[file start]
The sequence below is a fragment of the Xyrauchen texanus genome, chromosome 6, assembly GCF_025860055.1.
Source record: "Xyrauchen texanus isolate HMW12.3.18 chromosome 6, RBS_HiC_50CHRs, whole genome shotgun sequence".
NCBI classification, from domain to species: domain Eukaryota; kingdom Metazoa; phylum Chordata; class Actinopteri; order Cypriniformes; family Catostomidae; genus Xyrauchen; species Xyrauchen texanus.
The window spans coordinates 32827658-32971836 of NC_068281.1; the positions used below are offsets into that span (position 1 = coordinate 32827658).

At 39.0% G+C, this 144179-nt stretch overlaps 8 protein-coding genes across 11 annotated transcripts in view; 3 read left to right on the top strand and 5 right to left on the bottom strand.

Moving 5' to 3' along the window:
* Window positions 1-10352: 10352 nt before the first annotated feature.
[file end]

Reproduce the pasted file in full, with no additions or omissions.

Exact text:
The sequence below is a fragment of the Xyrauchen texanus genome, chromosome 6, assembly GCF_025860055.1.
Source record: "Xyrauchen texanus isolate HMW12.3.18 chromosome 6, RBS_HiC_50CHRs, whole genome shotgun sequence".
NCBI classification, from domain to species: domain Eukaryota; kingdom Metazoa; phylum Chordata; class Actinopteri; order Cypriniformes; family Catostomidae; genus Xyrauchen; species Xyrauchen texanus.
The window spans coordinates 32827658-32971836 of NC_068281.1; the positions used below are offsets into that span (position 1 = coordinate 32827658).

At 39.0% G+C, this 144179-nt stretch overlaps 8 protein-coding genes across 11 annotated transcripts in view; 3 read left to right on the top strand and 5 right to left on the bottom strand.

Moving 5' to 3' along the window:
* Window positions 1-10352: 10352 nt before the first annotated feature.